Monday, 2 August 2010


We arrived in Cooktown to find our misgivings about the weather largely unfounded although the wind more than makes up for the intermittent rain which is just enough to increase the humidity. Never mind it’s a lot better than being at work!
We found a caravan park which was quite busy to say the least, every spot had a van on it and some very long power and water leads were in evidence. We haven’t found an opportunity to free camp for a while but after our next stop we hope to be able to test the new battery at a roadside stop.
We have found Cooktown to be very interesting and enjoyed seeing the various sights and attractions which tell the earliest history of Australia. We walked along the shore starting with the River of Life Walkway which tells the stories behind the historic sites. The Milbi Wall was made by local Aboriginal artists and the tiles depict local history from the creation of the Endeavour River to the present day. We saw where Cook landed in 1770 and the steps which were made especially for Her Majesty’s visit in 1970 when she came to open the James Cook Museum. The museum is a magnificent building which was built in 1889 as a convent school and is now a very impressive museum housing amongst other things the anchor and cannon from the HM Bark Endeavour. We also saw the cannon which the people of Cooktown requested be sent to them by the Queensland Government in 1881 to protect them from ‘Russian invasion’. Obviously that says a great deal about local government and makes you wonder what was in the teapot when they had meetings!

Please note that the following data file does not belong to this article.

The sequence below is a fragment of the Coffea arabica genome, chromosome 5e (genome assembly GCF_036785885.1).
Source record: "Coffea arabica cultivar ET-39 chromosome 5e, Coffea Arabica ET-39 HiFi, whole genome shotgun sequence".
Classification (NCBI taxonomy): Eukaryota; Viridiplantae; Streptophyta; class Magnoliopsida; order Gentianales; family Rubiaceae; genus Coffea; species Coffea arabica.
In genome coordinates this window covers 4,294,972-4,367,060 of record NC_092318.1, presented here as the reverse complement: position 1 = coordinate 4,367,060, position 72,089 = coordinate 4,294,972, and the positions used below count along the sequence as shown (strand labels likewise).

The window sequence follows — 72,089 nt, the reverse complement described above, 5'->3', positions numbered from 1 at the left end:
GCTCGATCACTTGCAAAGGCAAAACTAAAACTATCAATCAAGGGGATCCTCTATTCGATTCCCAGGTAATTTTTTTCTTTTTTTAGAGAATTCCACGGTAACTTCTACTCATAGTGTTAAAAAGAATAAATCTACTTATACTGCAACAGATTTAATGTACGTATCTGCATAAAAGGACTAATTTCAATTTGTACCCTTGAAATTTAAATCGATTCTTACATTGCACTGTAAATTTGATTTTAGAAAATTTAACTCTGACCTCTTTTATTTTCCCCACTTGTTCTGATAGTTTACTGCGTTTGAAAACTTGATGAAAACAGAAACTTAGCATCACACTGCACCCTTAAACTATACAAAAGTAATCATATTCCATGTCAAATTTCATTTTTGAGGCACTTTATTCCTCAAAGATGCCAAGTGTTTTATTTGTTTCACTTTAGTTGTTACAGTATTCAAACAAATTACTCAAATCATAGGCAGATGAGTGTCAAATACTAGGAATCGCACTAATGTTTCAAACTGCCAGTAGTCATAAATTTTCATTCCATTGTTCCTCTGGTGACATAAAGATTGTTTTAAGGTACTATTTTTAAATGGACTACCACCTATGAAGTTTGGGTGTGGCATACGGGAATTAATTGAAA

We also walked through the Botanic Gardens which were established in 1878 only to fall into disrepair as the fortunes of Cooktown faded. Now however, they are being restored, not to their former glory but to a more than interesting walk. Included in the Gardens is the Visitor Information Centre, always a stopping off point for us and the Charles Tanner Gallery which has the most incredible selection of botanical illustrations of Vera Scarth-Johnson. They were as detailed as any photo and quite breathtaking.
We also drove down to Finch Bay and although the wind was blowing the sand along at a rapid pace it was spectacular.
In the evening we drove up to the Lighthouse at Grassy Hill which is having a new road made up to the top. It was quite a hair-raising walk from where we left the car although the view at the top made it all worthwhile if you could hold your feet. One of the few times I’ve been pleased to have large feet and a substantial body to hold them down!
After the lighthouse we had booked in to see a video re-enactment of Cooks Landing by the local re-enactment society and also some live re-enactment of the landing at Botany Bay which was very entertaining. Sitting beside us was a nurse who works with Ian’s sister at the Womens’ Hospital! After we introduced ourselves she remarked that she could see the family resemblance. I remarked “Poor Jan” but I’m sure Jan will take it in good humour.
We left Cooktown on Saturday morning to travel to Endeavour Falls which we reached via a fairly rough unmade road for 10kms. We’ll stay here for three nights to take in some falls, an indigenous tour and the coloured sands.

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